In the effort to curtail expenditures during recent years, besides reducing salaries, certain educational services, particularly kindergarten and secondary schools, have been eliminated from the budget of the Department of Education and where these activities are still maintained they are supported almost wholly by tuition fees. It should be noted that not all children receive the benefit of a full eight-year course of elementary education. In fact, one-third of the children drop out before the end of the third elementary grade; only about one-fourth of the children receive the full eight years of instruction; and some children do not attend school at all. The poor child in Palestine has nothing like the educational opportunities offered to children in Europe or the United States.

At the present time there is no outlook for a solution of the problem, and little prospect that the schools will be open on time for the next school year in October. Further reduction in teachers’ salaries, increase in local contributions, and the larger grant from Government, if obtained, can yield altogether about £15,000, and reduce the appropriation of the Jewish Agency to about £25,000. On this basis the Hebrew School system in Palestine will be about 85 percent self-supporting next year. But, it is questionable whether even the relatively small sum needed can be obtained, in view of the present state of Keren Hayesod collections. The sum, though small, is crucial, for without it the unity of the educational system would be broken up, and school work thrown into a state of disorganization.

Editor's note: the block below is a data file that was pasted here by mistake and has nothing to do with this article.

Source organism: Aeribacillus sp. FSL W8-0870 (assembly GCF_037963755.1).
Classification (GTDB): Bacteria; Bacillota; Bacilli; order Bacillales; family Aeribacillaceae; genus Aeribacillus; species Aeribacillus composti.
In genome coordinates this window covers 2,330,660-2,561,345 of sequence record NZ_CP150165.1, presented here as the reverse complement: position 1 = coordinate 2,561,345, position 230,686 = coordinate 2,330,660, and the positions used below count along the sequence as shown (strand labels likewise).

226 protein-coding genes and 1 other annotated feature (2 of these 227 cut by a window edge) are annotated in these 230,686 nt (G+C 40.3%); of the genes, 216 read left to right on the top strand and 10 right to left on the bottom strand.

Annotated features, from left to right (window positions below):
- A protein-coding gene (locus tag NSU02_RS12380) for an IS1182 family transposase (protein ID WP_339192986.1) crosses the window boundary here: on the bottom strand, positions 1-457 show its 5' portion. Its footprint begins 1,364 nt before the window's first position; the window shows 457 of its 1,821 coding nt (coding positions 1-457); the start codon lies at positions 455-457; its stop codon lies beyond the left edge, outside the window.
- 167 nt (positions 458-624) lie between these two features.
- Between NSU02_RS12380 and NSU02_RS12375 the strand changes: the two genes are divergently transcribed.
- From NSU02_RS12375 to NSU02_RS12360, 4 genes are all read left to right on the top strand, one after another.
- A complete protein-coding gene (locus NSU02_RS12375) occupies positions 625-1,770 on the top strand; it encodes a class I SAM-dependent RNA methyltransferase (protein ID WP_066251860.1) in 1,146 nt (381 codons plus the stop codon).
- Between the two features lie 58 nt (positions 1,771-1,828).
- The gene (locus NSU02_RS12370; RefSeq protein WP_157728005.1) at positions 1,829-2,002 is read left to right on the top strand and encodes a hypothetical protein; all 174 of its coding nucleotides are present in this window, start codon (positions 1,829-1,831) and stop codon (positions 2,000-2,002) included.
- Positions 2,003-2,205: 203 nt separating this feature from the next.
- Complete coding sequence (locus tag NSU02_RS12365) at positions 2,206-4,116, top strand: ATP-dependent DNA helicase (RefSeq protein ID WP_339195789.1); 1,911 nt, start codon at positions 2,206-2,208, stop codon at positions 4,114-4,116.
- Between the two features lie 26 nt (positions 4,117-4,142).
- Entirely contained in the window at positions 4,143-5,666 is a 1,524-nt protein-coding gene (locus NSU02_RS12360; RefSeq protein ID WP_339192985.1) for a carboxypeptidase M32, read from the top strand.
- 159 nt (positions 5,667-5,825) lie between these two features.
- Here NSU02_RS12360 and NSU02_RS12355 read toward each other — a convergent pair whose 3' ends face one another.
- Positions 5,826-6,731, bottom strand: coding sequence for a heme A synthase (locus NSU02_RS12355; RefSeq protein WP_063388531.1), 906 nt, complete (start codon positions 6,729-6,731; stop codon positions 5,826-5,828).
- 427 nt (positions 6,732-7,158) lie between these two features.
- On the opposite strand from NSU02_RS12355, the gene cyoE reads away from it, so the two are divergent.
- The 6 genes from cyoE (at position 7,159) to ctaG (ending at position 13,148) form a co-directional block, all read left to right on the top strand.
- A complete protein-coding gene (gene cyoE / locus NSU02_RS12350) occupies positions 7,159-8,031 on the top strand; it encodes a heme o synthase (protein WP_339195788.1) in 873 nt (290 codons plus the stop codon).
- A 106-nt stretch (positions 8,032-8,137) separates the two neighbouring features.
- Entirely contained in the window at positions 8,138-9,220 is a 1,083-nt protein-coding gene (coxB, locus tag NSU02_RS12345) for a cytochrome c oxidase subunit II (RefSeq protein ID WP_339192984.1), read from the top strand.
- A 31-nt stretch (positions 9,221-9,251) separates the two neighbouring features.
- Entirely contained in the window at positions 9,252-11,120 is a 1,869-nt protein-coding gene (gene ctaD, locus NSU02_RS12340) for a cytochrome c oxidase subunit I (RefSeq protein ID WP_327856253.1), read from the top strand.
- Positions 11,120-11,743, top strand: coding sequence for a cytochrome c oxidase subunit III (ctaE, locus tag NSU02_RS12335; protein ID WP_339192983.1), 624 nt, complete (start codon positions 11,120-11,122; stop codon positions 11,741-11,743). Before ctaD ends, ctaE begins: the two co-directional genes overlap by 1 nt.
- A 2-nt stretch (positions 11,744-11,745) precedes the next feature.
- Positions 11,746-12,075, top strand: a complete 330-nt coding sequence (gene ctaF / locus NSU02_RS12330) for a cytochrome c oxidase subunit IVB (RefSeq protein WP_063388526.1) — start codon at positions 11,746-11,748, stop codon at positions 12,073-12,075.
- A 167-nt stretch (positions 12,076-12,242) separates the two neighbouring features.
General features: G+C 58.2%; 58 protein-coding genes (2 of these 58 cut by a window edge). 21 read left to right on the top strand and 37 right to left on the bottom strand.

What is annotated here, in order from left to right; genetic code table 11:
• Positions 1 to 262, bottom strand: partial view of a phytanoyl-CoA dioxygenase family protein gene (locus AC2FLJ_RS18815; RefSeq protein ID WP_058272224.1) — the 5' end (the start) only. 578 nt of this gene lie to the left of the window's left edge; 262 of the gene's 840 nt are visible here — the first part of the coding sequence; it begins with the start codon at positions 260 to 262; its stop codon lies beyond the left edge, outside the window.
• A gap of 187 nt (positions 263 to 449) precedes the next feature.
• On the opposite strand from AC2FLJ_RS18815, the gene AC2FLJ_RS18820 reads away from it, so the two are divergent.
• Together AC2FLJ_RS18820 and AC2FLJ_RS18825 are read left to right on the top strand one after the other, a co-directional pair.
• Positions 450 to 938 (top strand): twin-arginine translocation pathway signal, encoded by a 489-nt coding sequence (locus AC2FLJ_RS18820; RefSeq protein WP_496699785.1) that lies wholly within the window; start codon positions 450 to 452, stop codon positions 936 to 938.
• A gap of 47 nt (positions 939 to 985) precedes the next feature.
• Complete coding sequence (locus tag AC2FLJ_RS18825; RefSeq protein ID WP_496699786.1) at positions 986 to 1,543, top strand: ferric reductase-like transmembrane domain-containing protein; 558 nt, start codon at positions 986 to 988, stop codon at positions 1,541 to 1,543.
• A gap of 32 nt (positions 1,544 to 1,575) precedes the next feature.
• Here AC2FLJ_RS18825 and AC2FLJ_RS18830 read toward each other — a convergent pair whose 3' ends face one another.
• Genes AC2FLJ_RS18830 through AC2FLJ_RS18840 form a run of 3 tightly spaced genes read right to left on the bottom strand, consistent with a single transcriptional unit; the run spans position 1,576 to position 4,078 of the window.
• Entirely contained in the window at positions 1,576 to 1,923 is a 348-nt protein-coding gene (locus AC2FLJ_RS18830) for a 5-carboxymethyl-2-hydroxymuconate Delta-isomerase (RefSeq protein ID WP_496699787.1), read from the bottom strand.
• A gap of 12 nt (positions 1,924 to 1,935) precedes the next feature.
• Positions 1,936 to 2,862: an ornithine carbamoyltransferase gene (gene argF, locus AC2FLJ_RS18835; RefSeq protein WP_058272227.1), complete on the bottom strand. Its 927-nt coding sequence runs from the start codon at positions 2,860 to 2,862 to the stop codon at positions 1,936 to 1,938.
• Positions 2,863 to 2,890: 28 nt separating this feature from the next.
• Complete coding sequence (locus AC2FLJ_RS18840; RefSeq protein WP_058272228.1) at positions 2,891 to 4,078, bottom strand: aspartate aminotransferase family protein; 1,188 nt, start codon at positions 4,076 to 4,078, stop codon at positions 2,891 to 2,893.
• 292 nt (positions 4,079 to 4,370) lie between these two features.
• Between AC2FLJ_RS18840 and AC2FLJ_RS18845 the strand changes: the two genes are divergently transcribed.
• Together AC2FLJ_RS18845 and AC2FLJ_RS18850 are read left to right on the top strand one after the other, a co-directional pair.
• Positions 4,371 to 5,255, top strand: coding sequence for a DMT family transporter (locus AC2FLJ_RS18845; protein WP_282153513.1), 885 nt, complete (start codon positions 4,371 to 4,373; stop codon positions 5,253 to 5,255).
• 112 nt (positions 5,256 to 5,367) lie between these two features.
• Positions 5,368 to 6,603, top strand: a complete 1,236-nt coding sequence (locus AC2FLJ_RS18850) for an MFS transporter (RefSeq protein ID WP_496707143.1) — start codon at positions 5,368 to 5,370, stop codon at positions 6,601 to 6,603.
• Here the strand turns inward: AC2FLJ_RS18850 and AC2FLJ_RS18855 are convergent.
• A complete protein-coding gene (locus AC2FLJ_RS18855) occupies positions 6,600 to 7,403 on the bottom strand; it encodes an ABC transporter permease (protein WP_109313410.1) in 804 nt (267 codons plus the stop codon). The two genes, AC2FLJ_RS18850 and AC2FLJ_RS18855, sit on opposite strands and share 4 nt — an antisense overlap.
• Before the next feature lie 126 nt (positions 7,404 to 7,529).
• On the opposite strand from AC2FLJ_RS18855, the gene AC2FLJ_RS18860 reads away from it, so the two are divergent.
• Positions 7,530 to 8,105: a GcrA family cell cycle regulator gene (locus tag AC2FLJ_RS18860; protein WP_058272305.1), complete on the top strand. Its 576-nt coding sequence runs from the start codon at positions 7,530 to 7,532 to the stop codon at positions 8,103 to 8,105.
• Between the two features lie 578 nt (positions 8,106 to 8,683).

The Yishuv is straining itself to contribute a maximum, but despite the so-called “prosperity” of Palestine, the Yishuv cannot maintain the educational system without some assistance from world Jewry. The newer and better organized centers of Jewish life—Tel Aviv and certain of the colonies in the orange plantation district—no longer need help from abroad. The newer colonies do require some assistance. But the main problem is in the old towns—Jerusalem, Safed and Tiberias, and to some extent Haifa—which are not self-supporting either with reference to their general economy or in their educational work.

Recent developments in Palestine have emphasized the danger of allowing children and youth to become prey to the influences of the street and to the propaganda of political factions. Nor is it to be forgotten that Christian education in Palestine is generously supported from abroad, and that the missionary schools are open for those who find no place in the Jewish schools. The sum of £25,000 ($100,000 to $125,000) required to assist Palestine Jewry in maintaining its school system would not appear to be a large one for world Jewry even in the present difficult times. Will this be made available or will the educational system in Palestine, built up by a generation of zealous labor and with the expenditure of large sums, be permitted to disintegrate? This is one of the serious problems which will have to be discussed by the Zionist Congress and the Council of Jewish Agency meeting in Prague.